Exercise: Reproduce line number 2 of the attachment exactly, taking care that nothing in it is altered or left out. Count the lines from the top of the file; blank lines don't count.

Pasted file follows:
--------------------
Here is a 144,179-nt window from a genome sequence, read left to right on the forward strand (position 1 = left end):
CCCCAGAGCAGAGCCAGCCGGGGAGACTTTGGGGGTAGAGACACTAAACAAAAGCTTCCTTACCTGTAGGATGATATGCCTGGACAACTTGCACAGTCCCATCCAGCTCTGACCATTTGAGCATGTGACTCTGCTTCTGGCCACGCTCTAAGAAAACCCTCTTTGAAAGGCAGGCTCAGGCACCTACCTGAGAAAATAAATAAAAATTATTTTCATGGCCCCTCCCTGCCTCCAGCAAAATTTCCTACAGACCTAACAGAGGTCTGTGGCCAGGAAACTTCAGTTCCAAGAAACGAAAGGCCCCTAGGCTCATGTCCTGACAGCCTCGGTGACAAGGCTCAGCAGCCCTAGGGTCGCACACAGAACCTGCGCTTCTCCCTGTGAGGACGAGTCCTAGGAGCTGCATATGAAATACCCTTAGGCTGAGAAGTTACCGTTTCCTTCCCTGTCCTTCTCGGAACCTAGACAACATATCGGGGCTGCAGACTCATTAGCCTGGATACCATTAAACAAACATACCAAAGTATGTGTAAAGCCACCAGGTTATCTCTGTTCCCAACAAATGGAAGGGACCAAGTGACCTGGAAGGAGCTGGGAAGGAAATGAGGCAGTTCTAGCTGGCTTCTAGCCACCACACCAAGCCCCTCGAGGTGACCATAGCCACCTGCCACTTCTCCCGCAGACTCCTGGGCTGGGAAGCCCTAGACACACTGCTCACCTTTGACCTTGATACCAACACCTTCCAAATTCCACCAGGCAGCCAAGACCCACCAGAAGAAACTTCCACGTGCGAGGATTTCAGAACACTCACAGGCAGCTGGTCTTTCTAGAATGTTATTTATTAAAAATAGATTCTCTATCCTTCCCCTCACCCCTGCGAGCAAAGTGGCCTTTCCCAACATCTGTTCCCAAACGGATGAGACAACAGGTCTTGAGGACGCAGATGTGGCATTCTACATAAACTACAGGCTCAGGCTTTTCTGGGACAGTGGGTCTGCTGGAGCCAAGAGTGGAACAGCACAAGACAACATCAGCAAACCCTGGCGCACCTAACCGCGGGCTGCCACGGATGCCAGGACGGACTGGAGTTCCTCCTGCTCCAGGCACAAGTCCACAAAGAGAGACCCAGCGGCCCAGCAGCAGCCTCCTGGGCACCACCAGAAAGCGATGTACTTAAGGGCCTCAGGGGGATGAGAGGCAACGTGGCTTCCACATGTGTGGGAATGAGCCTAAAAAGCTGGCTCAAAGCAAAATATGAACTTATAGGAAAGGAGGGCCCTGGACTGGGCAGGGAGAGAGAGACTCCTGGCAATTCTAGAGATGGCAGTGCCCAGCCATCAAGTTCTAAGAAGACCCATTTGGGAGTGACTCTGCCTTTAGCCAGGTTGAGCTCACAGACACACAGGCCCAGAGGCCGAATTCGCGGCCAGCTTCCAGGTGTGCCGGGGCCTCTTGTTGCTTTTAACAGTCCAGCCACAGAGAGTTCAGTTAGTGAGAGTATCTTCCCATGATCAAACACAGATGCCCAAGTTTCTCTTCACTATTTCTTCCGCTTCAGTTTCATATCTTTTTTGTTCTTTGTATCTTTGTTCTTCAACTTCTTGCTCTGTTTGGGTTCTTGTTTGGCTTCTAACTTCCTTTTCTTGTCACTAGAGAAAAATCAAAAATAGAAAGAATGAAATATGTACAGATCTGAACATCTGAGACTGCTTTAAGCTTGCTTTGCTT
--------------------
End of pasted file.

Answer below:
CCCCAGAGCAGAGCCAGCCGGGGAGACTTTGGGGGTAGAGACACTAAACAAAAGCTTCCTTACCTGTAGGATGATATGCCTGGACAACTTGCACAGTCCCATCCAGCTCTGACCATTTGAGCATGTGACTCTGCTTCTGGCCACGCTCTAAGAAAACCCTCTTTGAAAGGCAGGCTCAGGCACCTACCTGAGAAAATAAATAAAAATTATTTTCATGGCCCCTCCCTGCCTCCAGCAAAATTTCCTACAGACCTAACAGAGGTCTGTGGCCAGGAAACTTCAGTTCCAAGAAACGAAAGGCCCCTAGGCTCATGTCCTGACAGCCTCGGTGACAAGGCTCAGCAGCCCTAGGGTCGCACACAGAACCTGCGCTTCTCCCTGTGAGGACGAGTCCTAGGAGCTGCATATGAAATACCCTTAGGCTGAGAAGTTACCGTTTCCTTCCCTGTCCTTCTCGGAACCTAGACAACATATCGGGGCTGCAGACTCATTAGCCTGGATACCATTAAACAAACATACCAAAGTATGTGTAAAGCCACCAGGTTATCTCTGTTCCCAACAAATGGAAGGGACCAAGTGACCTGGAAGGAGCTGGGAAGGAAATGAGGCAGTTCTAGCTGGCTTCTAGCCACCACACCAAGCCCCTCGAGGTGACCATAGCCACCTGCCACTTCTCCCGCAGACTCCTGGGCTGGGAAGCCCTAGACACACTGCTCACCTTTGACCTTGATACCAACACCTTCCAAATTCCACCAGGCAGCCAAGACCCACCAGAAGAAACTTCCACGTGCGAGGATTTCAGAACACTCACAGGCAGCTGGTCTTTCTAGAATGTTATTTATTAAAAATAGATTCTCTATCCTTCCCCTCACCCCTGCGAGCAAAGTGGCCTTTCCCAACATCTGTTCCCAAACGGATGAGACAACAGGTCTTGAGGACGCAGATGTGGCATTCTACATAAACTACAGGCTCAGGCTTTTCTGGGACAGTGGGTCTGCTGGAGCCAAGAGTGGAACAGCACAAGACAACATCAGCAAACCCTGGCGCACCTAACCGCGGGCTGCCACGGATGCCAGGACGGACTGGAGTTCCTCCTGCTCCAGGCACAAGTCCACAAAGAGAGACCCAGCGGCCCAGCAGCAGCCTCCTGGGCACCACCAGAAAGCGATGTACTTAAGGGCCTCAGGGGGATGAGAGGCAACGTGGCTTCCACATGTGTGGGAATGAGCCTAAAAAGCTGGCTCAAAGCAAAATATGAACTTATAGGAAAGGAGGGCCCTGGACTGGGCAGGGAGAGAGAGACTCCTGGCAATTCTAGAGATGGCAGTGCCCAGCCATCAAGTTCTAAGAAGACCCATTTGGGAGTGACTCTGCCTTTAGCCAGGTTGAGCTCACAGACACACAGGCCCAGAGGCCGAATTCGCGGCCAGCTTCCAGGTGTGCCGGGGCCTCTTGTTGCTTTTAACAGTCCAGCCACAGAGAGTTCAGTTAGTGAGAGTATCTTCCCATGATCAAACACAGATGCCCAAGTTTCTCTTCACTATTTCTTCCGCTTCAGTTTCATATCTTTTTTGTTCTTTGTATCTTTGTTCTTCAACTTCTTGCTCTGTTTGGGTTCTTGTTTGGCTTCTAACTTCCTTTTCTTGTCACTAGAGAAAAATCAAAAATAGAAAGAATGAAATATGTACAGATCTGAACATCTGAGACTGCTTTAAGCTTGCTTTGCTT